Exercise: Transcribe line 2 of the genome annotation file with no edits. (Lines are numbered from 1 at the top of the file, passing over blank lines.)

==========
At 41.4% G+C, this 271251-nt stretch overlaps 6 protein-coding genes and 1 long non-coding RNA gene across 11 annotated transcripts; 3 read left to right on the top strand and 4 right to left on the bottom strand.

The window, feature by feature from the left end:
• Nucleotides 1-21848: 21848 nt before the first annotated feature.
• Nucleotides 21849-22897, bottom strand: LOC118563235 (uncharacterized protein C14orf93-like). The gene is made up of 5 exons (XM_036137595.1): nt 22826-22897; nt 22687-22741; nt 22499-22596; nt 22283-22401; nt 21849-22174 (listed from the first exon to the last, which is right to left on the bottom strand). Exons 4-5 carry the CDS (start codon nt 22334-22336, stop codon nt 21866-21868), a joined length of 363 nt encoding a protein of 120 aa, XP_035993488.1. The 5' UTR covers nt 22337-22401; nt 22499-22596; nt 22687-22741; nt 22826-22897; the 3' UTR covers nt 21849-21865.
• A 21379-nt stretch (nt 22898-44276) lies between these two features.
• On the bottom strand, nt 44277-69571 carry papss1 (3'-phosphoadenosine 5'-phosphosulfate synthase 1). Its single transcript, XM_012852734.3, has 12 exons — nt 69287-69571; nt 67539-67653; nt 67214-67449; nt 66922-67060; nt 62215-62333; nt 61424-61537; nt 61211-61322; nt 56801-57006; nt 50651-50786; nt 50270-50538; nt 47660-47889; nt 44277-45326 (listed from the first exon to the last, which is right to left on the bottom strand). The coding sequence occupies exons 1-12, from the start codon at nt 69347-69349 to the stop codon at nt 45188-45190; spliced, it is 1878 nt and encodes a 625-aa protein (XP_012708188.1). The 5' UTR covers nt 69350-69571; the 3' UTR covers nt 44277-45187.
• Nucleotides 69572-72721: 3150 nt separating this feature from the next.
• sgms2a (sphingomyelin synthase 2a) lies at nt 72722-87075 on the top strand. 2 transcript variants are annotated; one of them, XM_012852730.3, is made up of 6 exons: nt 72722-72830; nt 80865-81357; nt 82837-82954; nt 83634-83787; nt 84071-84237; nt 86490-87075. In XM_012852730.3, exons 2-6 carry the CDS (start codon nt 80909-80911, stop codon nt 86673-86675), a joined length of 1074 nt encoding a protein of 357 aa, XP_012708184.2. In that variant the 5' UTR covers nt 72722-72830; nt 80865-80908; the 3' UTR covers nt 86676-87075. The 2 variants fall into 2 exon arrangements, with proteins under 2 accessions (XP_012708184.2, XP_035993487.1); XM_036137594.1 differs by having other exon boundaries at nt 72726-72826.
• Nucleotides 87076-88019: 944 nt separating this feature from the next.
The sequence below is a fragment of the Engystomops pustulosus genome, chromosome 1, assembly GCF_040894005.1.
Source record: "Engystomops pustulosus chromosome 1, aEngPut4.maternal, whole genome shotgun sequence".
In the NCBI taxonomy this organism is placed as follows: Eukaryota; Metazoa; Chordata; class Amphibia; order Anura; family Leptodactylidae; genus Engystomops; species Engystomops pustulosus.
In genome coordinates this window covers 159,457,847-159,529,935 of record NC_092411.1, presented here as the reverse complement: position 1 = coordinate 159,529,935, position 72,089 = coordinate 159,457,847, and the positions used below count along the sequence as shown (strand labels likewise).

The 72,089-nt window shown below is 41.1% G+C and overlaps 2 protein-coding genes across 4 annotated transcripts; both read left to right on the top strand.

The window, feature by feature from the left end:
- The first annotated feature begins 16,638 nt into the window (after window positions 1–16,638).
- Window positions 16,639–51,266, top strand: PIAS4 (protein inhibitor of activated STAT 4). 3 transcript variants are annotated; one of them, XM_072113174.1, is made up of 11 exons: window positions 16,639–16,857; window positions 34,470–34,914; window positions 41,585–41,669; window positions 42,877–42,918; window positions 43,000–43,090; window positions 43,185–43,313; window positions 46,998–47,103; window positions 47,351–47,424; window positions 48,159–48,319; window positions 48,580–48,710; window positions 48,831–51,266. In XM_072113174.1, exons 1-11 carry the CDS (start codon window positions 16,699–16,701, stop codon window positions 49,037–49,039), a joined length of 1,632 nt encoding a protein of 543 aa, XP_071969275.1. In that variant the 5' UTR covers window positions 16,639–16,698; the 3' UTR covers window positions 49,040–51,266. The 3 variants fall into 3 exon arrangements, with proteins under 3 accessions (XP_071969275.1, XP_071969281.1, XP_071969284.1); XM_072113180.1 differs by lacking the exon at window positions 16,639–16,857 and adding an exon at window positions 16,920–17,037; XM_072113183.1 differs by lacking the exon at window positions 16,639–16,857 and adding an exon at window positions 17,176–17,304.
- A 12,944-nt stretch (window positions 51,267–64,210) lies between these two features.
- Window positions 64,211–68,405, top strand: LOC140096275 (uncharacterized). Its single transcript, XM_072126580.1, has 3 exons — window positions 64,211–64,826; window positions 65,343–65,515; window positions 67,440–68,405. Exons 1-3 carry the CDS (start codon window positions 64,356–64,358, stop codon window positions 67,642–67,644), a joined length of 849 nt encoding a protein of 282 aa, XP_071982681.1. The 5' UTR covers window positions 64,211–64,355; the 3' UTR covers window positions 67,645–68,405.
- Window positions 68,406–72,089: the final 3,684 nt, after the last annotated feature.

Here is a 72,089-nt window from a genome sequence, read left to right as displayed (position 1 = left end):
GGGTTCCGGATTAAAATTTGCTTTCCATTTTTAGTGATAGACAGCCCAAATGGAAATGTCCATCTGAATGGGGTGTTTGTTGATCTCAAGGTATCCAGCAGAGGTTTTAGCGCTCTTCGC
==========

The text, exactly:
The window, feature by feature from the left end: